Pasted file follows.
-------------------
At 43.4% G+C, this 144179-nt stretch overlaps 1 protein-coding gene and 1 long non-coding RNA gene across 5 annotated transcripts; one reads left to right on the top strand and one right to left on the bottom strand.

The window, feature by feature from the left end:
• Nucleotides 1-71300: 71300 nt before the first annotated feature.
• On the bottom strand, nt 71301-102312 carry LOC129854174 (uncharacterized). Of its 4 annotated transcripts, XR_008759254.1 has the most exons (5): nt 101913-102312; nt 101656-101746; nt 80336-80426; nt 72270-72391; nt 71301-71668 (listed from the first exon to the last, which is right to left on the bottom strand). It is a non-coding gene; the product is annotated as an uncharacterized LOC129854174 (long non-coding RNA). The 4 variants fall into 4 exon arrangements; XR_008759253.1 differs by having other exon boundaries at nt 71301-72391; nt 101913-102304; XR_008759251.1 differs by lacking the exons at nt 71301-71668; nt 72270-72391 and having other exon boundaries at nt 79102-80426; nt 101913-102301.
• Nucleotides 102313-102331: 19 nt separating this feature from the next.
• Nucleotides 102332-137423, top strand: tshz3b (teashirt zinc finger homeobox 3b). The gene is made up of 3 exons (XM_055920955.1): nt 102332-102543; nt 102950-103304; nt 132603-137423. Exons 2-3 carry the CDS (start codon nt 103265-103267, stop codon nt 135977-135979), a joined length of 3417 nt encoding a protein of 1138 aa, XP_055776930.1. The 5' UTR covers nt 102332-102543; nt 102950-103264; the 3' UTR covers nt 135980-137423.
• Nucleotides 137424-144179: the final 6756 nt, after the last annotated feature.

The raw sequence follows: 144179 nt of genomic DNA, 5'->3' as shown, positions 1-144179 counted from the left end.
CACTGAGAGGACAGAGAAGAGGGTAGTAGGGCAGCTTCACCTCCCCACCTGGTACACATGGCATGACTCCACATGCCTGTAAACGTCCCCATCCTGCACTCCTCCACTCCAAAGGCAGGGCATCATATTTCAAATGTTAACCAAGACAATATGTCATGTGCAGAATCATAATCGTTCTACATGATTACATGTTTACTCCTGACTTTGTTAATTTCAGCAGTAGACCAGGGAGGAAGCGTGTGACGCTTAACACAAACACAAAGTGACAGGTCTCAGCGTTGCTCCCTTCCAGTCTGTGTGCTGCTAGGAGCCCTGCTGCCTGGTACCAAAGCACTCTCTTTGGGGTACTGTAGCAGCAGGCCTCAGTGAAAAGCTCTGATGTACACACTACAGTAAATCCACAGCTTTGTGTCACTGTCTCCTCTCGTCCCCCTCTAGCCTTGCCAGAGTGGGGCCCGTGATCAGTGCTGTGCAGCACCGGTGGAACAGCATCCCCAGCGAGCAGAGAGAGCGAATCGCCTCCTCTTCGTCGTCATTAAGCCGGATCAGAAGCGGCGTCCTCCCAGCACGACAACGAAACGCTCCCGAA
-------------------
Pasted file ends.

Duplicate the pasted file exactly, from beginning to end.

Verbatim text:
At 43.4% G+C, this 144179-nt stretch overlaps 1 protein-coding gene and 1 long non-coding RNA gene across 5 annotated transcripts; one reads left to right on the top strand and one right to left on the bottom strand.

The window, feature by feature from the left end:
• Nucleotides 1-71300: 71300 nt before the first annotated feature.
• On the bottom strand, nt 71301-102312 carry LOC129854174 (uncharacterized). Of its 4 annotated transcripts, XR_008759254.1 has the most exons (5): nt 101913-102312; nt 101656-101746; nt 80336-80426; nt 72270-72391; nt 71301-71668 (listed from the first exon to the last, which is right to left on the bottom strand). It is a non-coding gene; the product is annotated as an uncharacterized LOC129854174 (long non-coding RNA). The 4 variants fall into 4 exon arrangements; XR_008759253.1 differs by having other exon boundaries at nt 71301-72391; nt 101913-102304; XR_008759251.1 differs by lacking the exons at nt 71301-71668; nt 72270-72391 and having other exon boundaries at nt 79102-80426; nt 101913-102301.
• Nucleotides 102313-102331: 19 nt separating this feature from the next.
• Nucleotides 102332-137423, top strand: tshz3b (teashirt zinc finger homeobox 3b). The gene is made up of 3 exons (XM_055920955.1): nt 102332-102543; nt 102950-103304; nt 132603-137423. Exons 2-3 carry the CDS (start codon nt 103265-103267, stop codon nt 135977-135979), a joined length of 3417 nt encoding a protein of 1138 aa, XP_055776930.1. The 5' UTR covers nt 102332-102543; nt 102950-103264; the 3' UTR covers nt 135980-137423.
• Nucleotides 137424-144179: the final 6756 nt, after the last annotated feature.

The raw sequence follows: 144179 nt of genomic DNA, 5'->3' as shown, positions 1-144179 counted from the left end.
CACTGAGAGGACAGAGAAGAGGGTAGTAGGGCAGCTTCACCTCCCCACCTGGTACACATGGCATGACTCCACATGCCTGTAAACGTCCCCATCCTGCACTCCTCCACTCCAAAGGCAGGGCATCATATTTCAAATGTTAACCAAGACAATATGTCATGTGCAGAATCATAATCGTTCTACATGATTACATGTTTACTCCTGACTTTGTTAATTTCAGCAGTAGACCAGGGAGGAAGCGTGTGACGCTTAACACAAACACAAAGTGACAGGTCTCAGCGTTGCTCCCTTCCAGTCTGTGTGCTGCTAGGAGCCCTGCTGCCTGGTACCAAAGCACTCTCTTTGGGGTACTGTAGCAGCAGGCCTCAGTGAAAAGCTCTGATGTACACACTACAGTAAATCCACAGCTTTGTGTCACTGTCTCCTCTCGTCCCCCTCTAGCCTTGCCAGAGTGGGGCCCGTGATCAGTGCTGTGCAGCACCGGTGGAACAGCATCCCCAGCGAGCAGAGAGAGCGAATCGCCTCCTCTTCGTCGTCATTAAGCCGGATCAGAAGCGGCGTCCTCCCAGCACGACAACGAAACGCTCCCGAA